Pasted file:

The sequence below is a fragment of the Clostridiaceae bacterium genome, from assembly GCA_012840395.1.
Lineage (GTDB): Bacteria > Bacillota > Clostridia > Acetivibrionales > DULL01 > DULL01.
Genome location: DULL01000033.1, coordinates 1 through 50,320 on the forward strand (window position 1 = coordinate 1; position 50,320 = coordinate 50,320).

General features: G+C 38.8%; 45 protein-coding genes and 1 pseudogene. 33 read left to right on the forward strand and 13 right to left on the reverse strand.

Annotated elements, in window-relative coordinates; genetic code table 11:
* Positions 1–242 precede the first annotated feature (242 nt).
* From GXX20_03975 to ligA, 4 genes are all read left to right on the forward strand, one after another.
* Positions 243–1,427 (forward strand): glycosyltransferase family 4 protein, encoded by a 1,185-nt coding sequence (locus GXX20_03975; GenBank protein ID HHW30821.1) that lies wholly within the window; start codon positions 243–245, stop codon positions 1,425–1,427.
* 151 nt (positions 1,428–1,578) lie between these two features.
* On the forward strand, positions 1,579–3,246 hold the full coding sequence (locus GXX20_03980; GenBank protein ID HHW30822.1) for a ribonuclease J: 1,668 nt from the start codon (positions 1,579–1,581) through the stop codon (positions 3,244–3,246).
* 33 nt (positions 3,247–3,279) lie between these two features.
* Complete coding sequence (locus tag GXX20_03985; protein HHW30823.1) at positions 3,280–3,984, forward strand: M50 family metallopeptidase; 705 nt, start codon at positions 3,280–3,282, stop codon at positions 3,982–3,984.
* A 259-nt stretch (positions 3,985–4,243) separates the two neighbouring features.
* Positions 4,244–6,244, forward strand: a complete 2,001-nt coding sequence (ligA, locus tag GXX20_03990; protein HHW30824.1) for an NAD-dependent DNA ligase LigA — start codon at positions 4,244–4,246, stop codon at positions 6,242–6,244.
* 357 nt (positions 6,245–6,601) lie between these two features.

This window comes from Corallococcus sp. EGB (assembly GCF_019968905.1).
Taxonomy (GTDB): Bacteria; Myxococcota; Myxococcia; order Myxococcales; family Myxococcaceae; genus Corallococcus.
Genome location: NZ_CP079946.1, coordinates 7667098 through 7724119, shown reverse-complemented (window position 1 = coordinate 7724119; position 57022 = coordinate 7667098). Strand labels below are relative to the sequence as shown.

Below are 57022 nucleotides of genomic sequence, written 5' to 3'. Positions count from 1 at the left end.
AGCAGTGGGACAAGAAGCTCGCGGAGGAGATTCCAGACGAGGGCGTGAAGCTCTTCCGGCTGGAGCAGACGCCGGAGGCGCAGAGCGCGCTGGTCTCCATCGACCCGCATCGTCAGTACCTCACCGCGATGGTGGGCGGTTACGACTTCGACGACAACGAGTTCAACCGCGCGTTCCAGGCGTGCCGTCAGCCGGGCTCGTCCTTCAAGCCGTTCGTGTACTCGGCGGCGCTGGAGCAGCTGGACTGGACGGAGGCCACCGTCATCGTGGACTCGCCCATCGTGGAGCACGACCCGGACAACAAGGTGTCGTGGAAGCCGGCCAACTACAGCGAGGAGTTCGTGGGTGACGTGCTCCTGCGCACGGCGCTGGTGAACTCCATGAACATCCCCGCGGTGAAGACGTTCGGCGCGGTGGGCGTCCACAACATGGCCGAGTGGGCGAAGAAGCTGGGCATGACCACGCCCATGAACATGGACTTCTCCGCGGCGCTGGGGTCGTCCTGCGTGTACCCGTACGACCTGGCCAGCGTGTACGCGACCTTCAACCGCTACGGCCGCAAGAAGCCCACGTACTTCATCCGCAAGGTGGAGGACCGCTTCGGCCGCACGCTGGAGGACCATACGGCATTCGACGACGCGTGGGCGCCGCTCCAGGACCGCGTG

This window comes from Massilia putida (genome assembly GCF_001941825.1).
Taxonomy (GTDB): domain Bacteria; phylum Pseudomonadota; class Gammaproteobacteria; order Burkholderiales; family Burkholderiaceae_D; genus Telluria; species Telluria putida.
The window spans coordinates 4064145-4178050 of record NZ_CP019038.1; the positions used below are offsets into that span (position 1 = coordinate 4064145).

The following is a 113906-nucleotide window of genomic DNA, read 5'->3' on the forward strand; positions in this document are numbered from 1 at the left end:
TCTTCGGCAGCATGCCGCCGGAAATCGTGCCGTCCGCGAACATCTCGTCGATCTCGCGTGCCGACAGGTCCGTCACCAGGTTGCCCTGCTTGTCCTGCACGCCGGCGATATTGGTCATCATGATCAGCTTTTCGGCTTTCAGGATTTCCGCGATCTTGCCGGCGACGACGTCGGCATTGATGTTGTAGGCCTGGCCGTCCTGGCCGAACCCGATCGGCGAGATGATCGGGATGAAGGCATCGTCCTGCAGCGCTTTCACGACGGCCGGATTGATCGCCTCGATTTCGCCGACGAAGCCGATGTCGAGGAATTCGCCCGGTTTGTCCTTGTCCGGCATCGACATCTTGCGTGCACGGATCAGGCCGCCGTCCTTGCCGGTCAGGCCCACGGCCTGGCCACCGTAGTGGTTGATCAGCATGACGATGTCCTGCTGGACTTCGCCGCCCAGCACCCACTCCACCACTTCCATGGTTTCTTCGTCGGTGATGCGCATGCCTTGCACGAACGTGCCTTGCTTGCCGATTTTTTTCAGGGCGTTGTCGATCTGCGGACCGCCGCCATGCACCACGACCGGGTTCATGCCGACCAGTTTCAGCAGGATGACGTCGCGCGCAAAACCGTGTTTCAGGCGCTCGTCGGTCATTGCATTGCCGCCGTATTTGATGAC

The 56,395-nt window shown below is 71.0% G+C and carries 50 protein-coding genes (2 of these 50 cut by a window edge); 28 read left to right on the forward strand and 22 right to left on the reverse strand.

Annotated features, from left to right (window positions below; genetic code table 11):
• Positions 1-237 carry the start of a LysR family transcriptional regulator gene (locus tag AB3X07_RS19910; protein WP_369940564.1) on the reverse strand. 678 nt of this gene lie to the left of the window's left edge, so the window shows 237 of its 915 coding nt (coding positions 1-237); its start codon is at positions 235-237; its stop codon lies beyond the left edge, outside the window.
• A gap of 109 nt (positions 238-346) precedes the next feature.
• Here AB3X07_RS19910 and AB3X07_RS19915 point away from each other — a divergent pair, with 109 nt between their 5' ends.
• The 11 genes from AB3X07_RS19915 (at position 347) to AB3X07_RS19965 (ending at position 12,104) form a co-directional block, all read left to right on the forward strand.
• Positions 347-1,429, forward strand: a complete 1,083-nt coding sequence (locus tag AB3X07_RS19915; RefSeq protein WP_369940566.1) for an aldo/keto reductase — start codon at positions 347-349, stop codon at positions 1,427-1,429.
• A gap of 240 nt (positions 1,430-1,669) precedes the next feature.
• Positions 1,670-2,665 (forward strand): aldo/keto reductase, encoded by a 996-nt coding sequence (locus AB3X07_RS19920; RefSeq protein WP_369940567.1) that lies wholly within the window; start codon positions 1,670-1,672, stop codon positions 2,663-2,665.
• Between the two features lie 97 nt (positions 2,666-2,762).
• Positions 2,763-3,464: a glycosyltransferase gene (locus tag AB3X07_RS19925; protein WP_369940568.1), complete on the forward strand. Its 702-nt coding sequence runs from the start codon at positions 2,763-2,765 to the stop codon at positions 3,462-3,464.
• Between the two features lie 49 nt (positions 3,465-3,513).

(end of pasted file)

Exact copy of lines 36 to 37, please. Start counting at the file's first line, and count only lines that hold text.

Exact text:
• Positions 2,763-3,464: a glycosyltransferase gene (locus tag AB3X07_RS19925; protein WP_369940568.1), complete on the forward strand. Its 702-nt coding sequence runs from the start codon at positions 2,763-2,765 to the stop codon at positions 3,462-3,464.
• Between the two features lie 49 nt (positions 3,465-3,513).